Crisis Management: Mine Explosion – Crisis Communication Lessons: From archives
There was plenty of pain to go around after the West Virginia coal mine explosion in early 2006: 1) grieving families of the 12 dead miners doubly cursed to lose a loved one after being cruelly misled to think all had survived; 2) mine company CEO Ben Hatfield, a seemingly decent man whose regular briefings were eclipsed by false reports of survivors that he did not correct for hours; and 3) reporters who bought the false hope and circulated it un-corroborated.
So what to focus on?
We can’t comfort the mine families whose profession kills about thirty workers a year in America.
There’s no surprise in the media’s failure. Editors and reporters believed the survival story as did the governor, the CEO, and the rescue command center for a time. Sure, all journalists should have qualified the report like the New York Times, NBC’s Bob Hager, and CNN’s Anderson Cooper, but that’s easy to say. Journalists were swept up in nearly hysterical jubilation in the middle of the night while facing morning deadlines. Besides, the 24 hour newschannels daily broadcast incomplete breaking news before the facts finally emerge.
So let’s look at Sago Mine owner International Coal Group, Inc. Where did it go wrong after doing so much right?
I liked the company’s briefing of relatives, then reporters, every two hours. I liked empathetic CEO Hatfield who, with an occasional assist from the governor, warned the outcome looked bleak, but that rescue efforts would continue. He foreshadowed the eventual fatal ending. (After the disaster, he promised jobs in other mines for Sago workers.)
Then the debacle. Morning newspaper headlines said the miners survived while live newscasts said no. All but one miner died, but for three hours families were led to believe the miners were found alive. How could such miscommunication occur and stand uncorrected so long?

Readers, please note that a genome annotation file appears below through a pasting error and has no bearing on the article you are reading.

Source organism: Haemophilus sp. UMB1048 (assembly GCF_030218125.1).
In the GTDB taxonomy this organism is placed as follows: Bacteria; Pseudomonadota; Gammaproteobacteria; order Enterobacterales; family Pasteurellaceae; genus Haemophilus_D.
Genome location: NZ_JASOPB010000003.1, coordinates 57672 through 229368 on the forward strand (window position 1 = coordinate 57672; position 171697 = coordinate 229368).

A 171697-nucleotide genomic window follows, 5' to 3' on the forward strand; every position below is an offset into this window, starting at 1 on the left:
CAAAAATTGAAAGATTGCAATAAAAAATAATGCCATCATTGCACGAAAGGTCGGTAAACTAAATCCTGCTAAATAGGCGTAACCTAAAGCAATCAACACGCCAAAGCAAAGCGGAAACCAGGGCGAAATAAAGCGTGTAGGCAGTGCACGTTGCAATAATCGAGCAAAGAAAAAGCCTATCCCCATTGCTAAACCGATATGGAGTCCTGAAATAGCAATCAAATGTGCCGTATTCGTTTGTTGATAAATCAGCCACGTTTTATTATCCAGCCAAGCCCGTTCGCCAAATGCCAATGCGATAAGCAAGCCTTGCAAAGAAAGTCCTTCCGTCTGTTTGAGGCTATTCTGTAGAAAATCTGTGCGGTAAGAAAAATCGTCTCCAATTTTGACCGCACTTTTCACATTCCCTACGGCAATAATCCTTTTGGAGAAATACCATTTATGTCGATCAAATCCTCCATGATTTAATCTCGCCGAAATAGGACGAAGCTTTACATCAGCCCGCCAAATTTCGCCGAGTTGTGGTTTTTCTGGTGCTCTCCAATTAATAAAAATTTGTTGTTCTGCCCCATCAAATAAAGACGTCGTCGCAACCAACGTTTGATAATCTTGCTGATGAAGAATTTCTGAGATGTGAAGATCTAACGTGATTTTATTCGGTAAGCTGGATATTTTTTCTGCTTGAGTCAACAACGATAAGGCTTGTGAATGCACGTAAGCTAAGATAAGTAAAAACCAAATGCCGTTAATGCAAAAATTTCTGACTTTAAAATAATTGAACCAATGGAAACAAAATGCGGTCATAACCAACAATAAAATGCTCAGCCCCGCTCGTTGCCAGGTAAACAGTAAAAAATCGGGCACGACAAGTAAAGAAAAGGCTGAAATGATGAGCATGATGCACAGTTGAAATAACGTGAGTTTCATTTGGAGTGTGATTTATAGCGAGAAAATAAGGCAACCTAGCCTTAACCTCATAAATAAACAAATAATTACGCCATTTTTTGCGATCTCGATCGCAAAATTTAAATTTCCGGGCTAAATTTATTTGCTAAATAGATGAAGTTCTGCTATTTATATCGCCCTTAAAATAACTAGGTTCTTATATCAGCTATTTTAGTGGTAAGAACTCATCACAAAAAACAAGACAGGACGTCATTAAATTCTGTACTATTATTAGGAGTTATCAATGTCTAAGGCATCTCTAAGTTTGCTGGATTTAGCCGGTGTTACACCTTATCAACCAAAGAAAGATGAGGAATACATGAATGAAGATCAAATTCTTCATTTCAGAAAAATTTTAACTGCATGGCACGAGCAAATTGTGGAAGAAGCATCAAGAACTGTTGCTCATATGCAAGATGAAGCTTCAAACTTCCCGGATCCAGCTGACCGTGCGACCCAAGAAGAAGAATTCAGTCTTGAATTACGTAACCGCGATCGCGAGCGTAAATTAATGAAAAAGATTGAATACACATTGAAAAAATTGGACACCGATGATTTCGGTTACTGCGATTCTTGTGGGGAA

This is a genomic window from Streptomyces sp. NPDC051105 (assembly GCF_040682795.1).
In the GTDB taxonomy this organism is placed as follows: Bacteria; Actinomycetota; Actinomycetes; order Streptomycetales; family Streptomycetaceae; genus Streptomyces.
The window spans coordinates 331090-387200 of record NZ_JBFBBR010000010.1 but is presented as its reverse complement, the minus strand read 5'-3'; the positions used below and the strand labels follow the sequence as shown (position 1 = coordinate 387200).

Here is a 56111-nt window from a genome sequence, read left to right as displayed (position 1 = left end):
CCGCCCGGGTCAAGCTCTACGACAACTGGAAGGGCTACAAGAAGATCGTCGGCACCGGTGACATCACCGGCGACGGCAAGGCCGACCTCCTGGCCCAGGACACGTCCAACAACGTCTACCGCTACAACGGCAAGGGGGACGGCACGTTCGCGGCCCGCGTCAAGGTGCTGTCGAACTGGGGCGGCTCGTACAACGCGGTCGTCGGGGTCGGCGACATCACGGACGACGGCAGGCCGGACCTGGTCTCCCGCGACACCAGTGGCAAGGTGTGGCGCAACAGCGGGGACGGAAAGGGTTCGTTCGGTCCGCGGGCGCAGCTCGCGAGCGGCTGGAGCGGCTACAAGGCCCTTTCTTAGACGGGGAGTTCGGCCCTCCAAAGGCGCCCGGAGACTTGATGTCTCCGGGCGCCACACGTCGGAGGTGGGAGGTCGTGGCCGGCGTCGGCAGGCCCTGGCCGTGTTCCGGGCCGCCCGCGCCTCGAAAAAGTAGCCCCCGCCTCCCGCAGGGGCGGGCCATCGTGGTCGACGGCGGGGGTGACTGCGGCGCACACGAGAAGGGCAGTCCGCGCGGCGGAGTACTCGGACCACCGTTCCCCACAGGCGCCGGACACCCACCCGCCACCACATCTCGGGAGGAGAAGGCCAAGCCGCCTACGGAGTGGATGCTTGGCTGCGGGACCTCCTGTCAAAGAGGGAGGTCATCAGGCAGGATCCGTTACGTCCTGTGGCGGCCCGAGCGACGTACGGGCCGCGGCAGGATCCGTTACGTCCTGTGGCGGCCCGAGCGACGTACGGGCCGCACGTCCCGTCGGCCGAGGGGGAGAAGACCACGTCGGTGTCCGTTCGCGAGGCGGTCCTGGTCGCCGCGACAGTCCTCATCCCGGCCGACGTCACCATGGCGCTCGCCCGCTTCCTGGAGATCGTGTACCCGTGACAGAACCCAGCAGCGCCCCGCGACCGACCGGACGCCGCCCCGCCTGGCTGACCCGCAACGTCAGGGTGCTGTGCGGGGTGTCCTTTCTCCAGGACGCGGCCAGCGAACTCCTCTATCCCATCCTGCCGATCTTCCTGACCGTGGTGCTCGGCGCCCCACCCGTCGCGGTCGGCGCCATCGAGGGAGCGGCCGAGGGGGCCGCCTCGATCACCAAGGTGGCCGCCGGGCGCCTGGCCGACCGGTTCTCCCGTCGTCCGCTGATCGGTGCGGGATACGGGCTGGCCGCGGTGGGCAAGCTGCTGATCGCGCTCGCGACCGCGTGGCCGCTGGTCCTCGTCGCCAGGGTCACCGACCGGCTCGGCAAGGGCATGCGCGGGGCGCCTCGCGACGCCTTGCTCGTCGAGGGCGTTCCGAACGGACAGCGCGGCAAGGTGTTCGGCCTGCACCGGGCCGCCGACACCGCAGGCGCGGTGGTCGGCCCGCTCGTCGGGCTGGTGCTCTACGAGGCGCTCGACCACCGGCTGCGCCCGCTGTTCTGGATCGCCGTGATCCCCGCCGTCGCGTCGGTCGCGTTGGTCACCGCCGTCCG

With the luxury of hindsight, I see lessons:
Feedback loops. In a crisis, you must track how the outside world perceives your problem. CEO Hatfield knew, KNEW, that the families were ecstatic over the survival report, one he would learn to be false in about 40 minutes. Hatfield said he and the governor even exchanged hugs over the “miracle.” So the company knew full well what the people outside thought was happening inside the mine. But knowing what is happening is useless if the company does nothing about it. That leads to lesson number two.
Lightning speed communication. Even if you have incomplete information, with a white-hot atmosphere like that around the mine, you must feed information to the families and media, if only to say, “Early reports may not be correct. We urge everyone not to overreact until we have further information.”
Targeted messages. Messages during a crisis should immediately go to the heart of what is on everyone’s mind and every reporter’s lips. Hatfield apologized for the false report (miscommunication among rescuers), the delay (myopic desire to get all the information correct before saying anything further), and accepted responsibility. However, it took him five minutes to say that in his news conference. The authentically tearful Hatfield dragged his feet by delivering less critical information first, thus needlessly firing up impatient, skeptical reporters. He had the right messages and information, but, again, was slow to deliver it.
Good PR. Former federal mine safety spokesman Kathy Snyder said she was “shocked that my own agency was not stepping up to the plate to correct it.” Veteran state safety spokesman Joe Thornton insists he told 100 reporters, “We are hearing that 12 miners were found alive – but that has not been confirmed.” Yet the New York Times quoted Thornton as saying the miners would soon be taken to hospitals.
Maybe, simply, a whirlwind rumor that everyone wanted to believe overran good judgment everywhere. As Shakespeare said, “All are punished.”